Coronavirus cases in Europe top 30 million

More than 30 million coronavirus cases have been officially recorded in Europe, according to an AFP tally based on official health statistics.

The 52 nations, which include Russia, constitute the world’s worst affected zone in terms of the number of infections, followed by the United States and Canada at 23,994,507 cases, Latin America and the Caribbean at 16,989,628 and Asia at 14,485,588.

Europe on 17 December became the first global region to pass half a million deaths.

Germany passed two million coronavirus cases today as a World Health Organization emergency committee readied to issue advice on stemming the spread of new, more contagious strains of the disease.

The surge in Europe’s biggest economy came as countries on the continent again tightened restrictions, with Portugal entering a fresh lockdown and Britain requiring negative tests for entry.

Despite the roll-out of vaccines – India’s mammoth programme will begin tomorrow – many nations are doubling down on efforts to stall a pandemic that has now claimed almost two million lives.

Fresh curbs on populations were announced from Brazil to Lebanon, and Mexico has been hit with its deadliest week of the pandemic yet.

German Chancellor Angela Merkel yesterday pushed for a “significant” tightening of curbs to slow the infection rate as the country added more than 22,000 new cases.

The chancellor said she wanted to bring forward crisis talks with regional leaders to the coming week, participants at a meeting of her centre-right CDU party told AFP.

They quoted her as saying the virus could only be stopped with “significant additional measures” and people urgently needed to reduce social contact.

At the Meissen crematorium in the state of Saxony, coffins were stacked up to three high or even stored in hallways awaiting cremation. The eastern region has been one of Germany’s worst-hit areas in recent weeks.

Scientists say large-scale vaccination is the only way out of the crisis but 95% of the doses so far administered have been limited to just 10 countries, the WHO’s European branch said.

Progress on administering vaccines has often been slow, such as in the United States, where around 10 million people have received a first shot, even as 4,000 people die from the virus every day. 

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A WHO-led team investigating the origins of Covid-19 are to begin virtual meetings with their Chinese hosts from a hotel in Wuhan, where the pandemic was first detected.

Their arrival at the city in central China yesterday was disrupted by the absence of two members who failed coronovirus antibody tests in Singapore.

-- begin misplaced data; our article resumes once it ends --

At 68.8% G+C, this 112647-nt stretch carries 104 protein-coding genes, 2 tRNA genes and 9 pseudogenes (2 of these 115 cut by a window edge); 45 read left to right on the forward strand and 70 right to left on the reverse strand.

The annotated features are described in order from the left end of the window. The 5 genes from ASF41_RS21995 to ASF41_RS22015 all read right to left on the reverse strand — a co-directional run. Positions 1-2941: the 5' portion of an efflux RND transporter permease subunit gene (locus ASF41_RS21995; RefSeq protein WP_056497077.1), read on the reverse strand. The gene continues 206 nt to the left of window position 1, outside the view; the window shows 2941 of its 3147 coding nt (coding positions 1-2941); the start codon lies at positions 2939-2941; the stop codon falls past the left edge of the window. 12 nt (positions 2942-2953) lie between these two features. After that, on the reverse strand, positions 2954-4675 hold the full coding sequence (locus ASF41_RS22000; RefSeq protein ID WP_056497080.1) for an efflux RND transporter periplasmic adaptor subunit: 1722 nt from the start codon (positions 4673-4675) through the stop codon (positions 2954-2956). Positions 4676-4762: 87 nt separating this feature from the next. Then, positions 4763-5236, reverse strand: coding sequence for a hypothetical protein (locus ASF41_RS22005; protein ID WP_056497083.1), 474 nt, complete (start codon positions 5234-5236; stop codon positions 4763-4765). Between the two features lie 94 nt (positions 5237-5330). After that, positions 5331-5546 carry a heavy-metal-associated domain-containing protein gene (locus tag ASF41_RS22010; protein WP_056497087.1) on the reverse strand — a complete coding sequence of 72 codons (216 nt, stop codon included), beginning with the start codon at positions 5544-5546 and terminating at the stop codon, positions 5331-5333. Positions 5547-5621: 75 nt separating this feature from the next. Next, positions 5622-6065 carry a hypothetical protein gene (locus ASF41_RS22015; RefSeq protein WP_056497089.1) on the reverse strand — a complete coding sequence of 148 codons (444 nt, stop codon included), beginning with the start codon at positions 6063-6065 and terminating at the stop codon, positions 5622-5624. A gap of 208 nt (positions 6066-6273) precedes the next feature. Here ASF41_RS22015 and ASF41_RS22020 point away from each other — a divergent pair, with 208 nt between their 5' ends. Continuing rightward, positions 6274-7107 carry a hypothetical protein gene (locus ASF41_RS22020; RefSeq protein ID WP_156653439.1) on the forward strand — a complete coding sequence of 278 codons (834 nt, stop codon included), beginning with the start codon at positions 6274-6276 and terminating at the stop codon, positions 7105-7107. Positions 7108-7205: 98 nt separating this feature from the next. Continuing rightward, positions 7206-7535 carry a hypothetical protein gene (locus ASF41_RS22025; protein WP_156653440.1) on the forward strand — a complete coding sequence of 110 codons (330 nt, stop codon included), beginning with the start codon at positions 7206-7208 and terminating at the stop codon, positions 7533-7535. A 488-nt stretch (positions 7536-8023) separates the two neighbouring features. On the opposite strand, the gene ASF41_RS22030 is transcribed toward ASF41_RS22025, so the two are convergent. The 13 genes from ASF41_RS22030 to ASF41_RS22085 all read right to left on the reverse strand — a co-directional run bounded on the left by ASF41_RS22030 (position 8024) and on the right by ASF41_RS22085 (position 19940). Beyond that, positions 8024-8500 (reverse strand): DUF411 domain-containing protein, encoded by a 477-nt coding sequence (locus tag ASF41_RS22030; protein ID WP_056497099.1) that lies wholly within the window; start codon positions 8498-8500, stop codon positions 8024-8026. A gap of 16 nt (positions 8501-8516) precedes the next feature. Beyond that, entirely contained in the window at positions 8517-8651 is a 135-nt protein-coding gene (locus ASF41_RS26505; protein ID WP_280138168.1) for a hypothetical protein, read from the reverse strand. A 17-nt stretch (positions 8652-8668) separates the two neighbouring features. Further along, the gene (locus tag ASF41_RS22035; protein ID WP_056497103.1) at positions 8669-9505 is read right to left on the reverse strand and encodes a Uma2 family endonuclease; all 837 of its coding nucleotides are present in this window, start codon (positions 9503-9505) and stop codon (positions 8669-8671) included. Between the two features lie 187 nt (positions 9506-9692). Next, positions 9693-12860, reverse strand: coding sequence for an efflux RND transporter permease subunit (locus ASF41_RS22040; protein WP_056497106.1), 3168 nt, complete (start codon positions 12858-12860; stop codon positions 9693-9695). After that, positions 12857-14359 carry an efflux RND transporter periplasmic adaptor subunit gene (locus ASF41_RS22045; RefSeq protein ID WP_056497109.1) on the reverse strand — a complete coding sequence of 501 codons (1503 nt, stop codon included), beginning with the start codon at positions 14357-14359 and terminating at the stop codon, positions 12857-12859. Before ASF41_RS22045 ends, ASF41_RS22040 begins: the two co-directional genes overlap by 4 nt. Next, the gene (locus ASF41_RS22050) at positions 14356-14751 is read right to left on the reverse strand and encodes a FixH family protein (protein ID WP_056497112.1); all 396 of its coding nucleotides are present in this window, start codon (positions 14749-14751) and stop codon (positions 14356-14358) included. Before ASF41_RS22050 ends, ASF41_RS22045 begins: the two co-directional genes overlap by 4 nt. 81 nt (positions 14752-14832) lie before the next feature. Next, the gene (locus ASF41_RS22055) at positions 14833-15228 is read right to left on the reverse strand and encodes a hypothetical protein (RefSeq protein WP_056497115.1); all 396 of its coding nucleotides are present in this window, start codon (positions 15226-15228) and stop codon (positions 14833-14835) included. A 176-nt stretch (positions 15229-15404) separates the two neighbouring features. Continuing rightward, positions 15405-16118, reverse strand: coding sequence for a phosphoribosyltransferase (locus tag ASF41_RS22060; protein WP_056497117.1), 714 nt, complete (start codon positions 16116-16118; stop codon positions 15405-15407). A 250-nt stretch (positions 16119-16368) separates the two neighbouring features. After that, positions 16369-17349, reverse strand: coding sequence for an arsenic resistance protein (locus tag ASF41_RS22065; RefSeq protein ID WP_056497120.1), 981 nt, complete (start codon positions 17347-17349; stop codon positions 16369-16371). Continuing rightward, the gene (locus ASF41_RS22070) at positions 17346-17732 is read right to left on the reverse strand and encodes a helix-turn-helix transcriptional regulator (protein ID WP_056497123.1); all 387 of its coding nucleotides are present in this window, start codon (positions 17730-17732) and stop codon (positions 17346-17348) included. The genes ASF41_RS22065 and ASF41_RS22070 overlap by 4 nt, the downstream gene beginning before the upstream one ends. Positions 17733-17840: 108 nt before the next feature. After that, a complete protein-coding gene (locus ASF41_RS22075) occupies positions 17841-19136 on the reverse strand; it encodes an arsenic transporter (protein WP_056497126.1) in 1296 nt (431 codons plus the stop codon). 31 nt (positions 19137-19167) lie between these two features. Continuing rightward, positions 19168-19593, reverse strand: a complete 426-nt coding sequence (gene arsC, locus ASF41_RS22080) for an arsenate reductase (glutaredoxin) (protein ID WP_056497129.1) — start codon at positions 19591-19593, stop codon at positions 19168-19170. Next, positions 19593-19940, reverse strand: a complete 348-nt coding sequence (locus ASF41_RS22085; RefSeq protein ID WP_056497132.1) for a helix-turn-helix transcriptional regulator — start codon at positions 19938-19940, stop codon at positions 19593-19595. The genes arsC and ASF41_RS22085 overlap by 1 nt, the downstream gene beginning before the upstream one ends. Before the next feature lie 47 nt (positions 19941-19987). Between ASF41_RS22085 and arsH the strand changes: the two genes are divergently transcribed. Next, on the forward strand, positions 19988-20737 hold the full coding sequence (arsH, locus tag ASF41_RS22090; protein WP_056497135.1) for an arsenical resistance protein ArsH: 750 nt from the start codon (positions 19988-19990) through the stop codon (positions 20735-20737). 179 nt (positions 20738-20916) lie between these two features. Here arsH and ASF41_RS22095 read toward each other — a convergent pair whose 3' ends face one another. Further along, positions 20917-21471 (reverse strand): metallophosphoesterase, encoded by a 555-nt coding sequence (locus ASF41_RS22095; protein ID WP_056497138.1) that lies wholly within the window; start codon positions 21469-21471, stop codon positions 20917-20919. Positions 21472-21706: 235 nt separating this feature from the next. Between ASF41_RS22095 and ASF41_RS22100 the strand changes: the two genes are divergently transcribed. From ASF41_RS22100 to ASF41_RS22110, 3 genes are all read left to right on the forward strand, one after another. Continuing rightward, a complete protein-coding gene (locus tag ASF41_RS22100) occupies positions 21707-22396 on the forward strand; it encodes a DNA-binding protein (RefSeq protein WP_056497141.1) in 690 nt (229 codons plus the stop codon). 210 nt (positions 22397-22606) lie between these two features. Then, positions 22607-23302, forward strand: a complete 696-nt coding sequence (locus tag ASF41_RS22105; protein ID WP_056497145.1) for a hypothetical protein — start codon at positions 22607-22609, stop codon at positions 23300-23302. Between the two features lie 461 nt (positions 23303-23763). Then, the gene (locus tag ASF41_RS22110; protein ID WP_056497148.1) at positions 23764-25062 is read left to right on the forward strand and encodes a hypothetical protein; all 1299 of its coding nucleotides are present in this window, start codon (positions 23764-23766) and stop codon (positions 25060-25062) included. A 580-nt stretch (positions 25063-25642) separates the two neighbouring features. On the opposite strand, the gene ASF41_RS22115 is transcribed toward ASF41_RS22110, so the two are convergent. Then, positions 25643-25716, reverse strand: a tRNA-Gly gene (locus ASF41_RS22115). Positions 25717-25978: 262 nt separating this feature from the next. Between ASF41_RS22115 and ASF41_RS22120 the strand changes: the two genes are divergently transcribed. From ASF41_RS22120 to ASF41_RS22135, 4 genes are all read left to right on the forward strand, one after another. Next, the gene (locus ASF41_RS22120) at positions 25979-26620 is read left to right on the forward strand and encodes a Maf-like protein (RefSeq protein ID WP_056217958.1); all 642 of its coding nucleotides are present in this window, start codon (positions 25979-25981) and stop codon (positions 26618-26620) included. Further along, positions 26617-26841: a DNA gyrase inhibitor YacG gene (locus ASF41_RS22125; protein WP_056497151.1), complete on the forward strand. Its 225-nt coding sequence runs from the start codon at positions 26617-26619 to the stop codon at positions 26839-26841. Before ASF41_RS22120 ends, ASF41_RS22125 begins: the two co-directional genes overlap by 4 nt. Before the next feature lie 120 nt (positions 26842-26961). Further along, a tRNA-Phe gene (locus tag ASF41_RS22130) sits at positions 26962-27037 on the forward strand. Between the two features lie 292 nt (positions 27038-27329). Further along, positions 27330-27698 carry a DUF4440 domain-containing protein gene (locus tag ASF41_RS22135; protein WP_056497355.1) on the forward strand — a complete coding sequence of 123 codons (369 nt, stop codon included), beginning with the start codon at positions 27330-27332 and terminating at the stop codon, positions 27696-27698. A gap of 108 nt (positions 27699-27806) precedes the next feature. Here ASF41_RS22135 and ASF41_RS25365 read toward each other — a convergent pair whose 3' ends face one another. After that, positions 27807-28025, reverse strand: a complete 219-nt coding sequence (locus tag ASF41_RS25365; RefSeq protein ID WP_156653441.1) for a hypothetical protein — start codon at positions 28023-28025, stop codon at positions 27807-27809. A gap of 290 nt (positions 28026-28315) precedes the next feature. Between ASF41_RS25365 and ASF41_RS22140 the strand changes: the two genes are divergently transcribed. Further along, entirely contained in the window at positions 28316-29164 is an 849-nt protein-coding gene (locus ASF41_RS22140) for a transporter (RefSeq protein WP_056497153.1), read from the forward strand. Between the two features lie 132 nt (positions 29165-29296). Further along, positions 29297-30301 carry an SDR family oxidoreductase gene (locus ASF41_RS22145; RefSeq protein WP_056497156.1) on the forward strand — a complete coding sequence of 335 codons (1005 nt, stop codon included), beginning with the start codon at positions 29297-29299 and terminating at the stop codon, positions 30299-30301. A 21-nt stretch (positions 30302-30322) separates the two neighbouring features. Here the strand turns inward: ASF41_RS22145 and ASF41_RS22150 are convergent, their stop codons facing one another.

One of the missing members has since passed a test and their travel to China is being arranged ,according to China’s foreign ministry.

“Team now undergoing the mandatory 14 days quarantine & being treated very well by our hosts,” tweeted team member Peter Daszak, a zoologist. 

The team’s arrival in Wuhan came as China is on alert over a resurgence of Covid-19 infections in its northeast.

The United States, which has accused China of hiding the extent of its initial outbreak a year ago, has called for a “transparent” WHO-led investigation and criticised the terms of the visit, under which Chinese experts have done the first phase of research.

‘Anything can happen’ with Tokyo Olympics: Japan minister
A Japanese cabinet minister has admitted that “anything can happen” with the coronavirus-postponed Tokyo Olympics, becoming the first senior official to concede uncertainty about the Games.

Taro Kono is the first cabinet minister to deviate from Prime Minister Yoshihide Suga’s insistence that Japan is on track to hold a “safe and secure” Games, despite a state of emergency being expanded this week to cover a total of 11 regions, including Osaka and Kyoto.

“Given the coronavirus situation, anything can happen,” the high-profile former foreign and defence minister, told a press briefing.

“The organising committee and the IOC must of course be thinking about back-up plans. The government is firmly preparing for the Olympics and Paralympics.”

Public support for the Olympics has plummeted in Japan, with a recent poll finding that more than 80% of respondents think the Games should be cancelled or postponed again.

Tokyo 2020 President Yoshiro Mori said in a speech on Tuesday that another postponement was “absolutely impossible”, according to local media.

Mr Mori also said Japan will decide in the coming months whether to allow foreign fans to enter for the Games, saying: “We will have to make a very difficult decision from February to March.”

South Africa delays school start until mid-February

South Africa has delayed the start to its new school year by two weeks to 15 February in order to prevent schools becoming transmission centres for Covid-19, as new cases have hovered around 20,000 a day for the past week.

South Africa has reported more than 35,000 deaths from the coronavirus, the highest in Africa.

Like much else in South Africa, education remains divided between a top 10% of schools that have world-class teaching and facilities for the wealthy, and the poor majority.

Many of the latter were built under apartheid in predominantly black townships and rural areas, and suffer from overcrowding and poor internet access.

For most of those, school simply stops when the pupils cannot come into class.